Under a Reagan-era regulation, such “lawfully present” immigrants receive authorization to work. The work authorization is not part of DAPA, but it flows from DAPA as it flows from any deferral of deportation. (For example, millions of immigrants have received work authorization while in legal proceedings to adjust their immigration status, a time during which deportation is deferred.) Texas law in turn makes drivers licenses available to any immigrant with work authorization. The state’s assertion that it loses money on every license it issues (for a bargain-basement fee of $24) is the basis that the lower courts accepted for the state’s standing to pursue the lawsuit. I’ve written in the past about why the state’s claim to standing is frivolous and contrary to the Supreme Court’s modern precedents on federal court jurisdiction. But during last week’s argument, the debate over standing didn’t seem to go anywhere, and I’d now be surprised if the court ruled against Texas on that ground.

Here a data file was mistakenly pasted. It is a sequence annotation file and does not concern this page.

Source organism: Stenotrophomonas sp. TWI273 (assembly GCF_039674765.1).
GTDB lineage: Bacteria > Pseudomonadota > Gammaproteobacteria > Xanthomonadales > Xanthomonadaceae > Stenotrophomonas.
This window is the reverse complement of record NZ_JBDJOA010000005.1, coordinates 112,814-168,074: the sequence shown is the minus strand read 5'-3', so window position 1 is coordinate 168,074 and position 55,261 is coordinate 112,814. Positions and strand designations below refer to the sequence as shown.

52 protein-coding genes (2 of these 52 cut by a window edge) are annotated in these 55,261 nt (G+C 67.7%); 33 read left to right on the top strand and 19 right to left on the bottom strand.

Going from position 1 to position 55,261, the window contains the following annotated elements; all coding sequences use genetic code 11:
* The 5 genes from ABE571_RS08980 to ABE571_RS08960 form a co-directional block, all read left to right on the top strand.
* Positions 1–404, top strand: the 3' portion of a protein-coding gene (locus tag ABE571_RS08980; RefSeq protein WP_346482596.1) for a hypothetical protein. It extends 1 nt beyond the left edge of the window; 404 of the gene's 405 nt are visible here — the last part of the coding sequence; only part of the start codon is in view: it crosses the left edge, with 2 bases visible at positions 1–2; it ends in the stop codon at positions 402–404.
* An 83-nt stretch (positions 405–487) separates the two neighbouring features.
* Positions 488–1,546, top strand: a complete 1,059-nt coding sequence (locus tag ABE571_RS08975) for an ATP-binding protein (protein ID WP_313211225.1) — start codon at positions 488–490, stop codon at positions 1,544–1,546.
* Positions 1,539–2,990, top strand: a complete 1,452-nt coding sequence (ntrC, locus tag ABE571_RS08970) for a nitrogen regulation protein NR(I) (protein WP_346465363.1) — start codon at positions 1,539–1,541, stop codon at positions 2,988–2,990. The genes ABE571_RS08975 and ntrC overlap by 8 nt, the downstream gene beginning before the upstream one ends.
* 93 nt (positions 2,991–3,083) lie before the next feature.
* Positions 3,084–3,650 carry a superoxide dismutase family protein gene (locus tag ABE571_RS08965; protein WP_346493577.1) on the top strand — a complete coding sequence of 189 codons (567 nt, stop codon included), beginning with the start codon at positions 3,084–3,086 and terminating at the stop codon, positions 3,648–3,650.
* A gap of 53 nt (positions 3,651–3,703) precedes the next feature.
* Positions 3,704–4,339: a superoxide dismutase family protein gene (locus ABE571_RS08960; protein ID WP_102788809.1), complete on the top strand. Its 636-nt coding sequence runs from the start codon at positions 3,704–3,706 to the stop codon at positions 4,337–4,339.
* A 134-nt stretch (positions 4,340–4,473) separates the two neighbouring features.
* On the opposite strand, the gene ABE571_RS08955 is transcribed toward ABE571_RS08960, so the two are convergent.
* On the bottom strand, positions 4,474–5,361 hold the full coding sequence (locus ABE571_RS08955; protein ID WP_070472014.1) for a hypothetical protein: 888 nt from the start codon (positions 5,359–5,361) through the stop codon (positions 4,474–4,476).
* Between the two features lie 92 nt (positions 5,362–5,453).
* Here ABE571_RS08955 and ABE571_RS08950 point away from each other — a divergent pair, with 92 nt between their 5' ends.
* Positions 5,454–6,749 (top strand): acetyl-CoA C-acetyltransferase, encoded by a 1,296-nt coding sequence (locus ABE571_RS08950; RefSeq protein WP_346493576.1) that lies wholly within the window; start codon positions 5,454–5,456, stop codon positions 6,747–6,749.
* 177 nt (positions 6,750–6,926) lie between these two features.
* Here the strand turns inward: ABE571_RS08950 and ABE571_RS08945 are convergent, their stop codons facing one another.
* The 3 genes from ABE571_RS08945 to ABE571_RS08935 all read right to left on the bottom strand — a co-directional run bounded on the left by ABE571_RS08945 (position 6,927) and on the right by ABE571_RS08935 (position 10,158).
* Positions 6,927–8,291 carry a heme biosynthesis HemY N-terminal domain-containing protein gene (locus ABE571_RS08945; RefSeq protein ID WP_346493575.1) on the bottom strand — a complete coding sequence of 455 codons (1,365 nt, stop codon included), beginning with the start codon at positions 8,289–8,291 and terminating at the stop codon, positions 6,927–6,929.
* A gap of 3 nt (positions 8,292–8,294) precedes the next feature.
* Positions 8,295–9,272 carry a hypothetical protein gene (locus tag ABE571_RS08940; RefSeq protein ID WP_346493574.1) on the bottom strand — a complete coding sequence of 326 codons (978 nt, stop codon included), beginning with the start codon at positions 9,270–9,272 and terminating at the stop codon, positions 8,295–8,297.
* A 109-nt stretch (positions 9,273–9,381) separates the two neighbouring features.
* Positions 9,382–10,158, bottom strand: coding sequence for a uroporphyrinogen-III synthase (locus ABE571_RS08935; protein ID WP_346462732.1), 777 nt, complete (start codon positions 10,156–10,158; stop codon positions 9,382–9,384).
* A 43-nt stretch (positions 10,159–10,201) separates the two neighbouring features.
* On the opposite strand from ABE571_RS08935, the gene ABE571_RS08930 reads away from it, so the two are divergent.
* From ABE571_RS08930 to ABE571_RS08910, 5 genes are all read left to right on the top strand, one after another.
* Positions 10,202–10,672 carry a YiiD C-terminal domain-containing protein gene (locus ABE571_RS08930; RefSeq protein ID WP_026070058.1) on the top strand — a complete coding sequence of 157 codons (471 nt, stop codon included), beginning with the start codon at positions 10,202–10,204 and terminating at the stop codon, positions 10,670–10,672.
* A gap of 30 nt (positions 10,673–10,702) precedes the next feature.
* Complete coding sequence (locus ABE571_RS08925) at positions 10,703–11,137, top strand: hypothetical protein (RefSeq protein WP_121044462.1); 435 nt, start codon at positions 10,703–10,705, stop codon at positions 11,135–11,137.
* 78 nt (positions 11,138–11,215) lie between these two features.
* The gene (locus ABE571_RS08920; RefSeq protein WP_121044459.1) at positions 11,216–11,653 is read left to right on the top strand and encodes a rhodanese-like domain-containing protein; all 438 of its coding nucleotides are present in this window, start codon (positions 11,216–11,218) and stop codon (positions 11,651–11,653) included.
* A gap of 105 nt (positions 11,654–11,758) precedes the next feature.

I now think the case stands or falls on whether the court concludes that DAPA changed the law. If “lawful presence” means that an immigrant who was once “illegal” is now “legal,” then that’s a change. Chief Justice Roberts seemed very much to want that to be the answer. He kept invoking “lawful presence” as a spear to poke at Solicitor General Donald B. Verrilli Jr., challenging the solicitor general on the use of the phrase deep in the government’s reply brief. The chief justice told the solicitor general that the government’s brief “says ‘the individuals covered are lawfully present in the United States,’ ” while “less than a page later, you say, ‘Aliens with deferred action are present in violation of the law.’ ” Chief Justice Roberts continued: “Now, that must have been a hard sentence to write. I mean, they’re lawfully present, and yet, they’re present in violation of the law.”
“I actually had no trouble writing it, Mr. Chief Justice,” the solicitor general replied.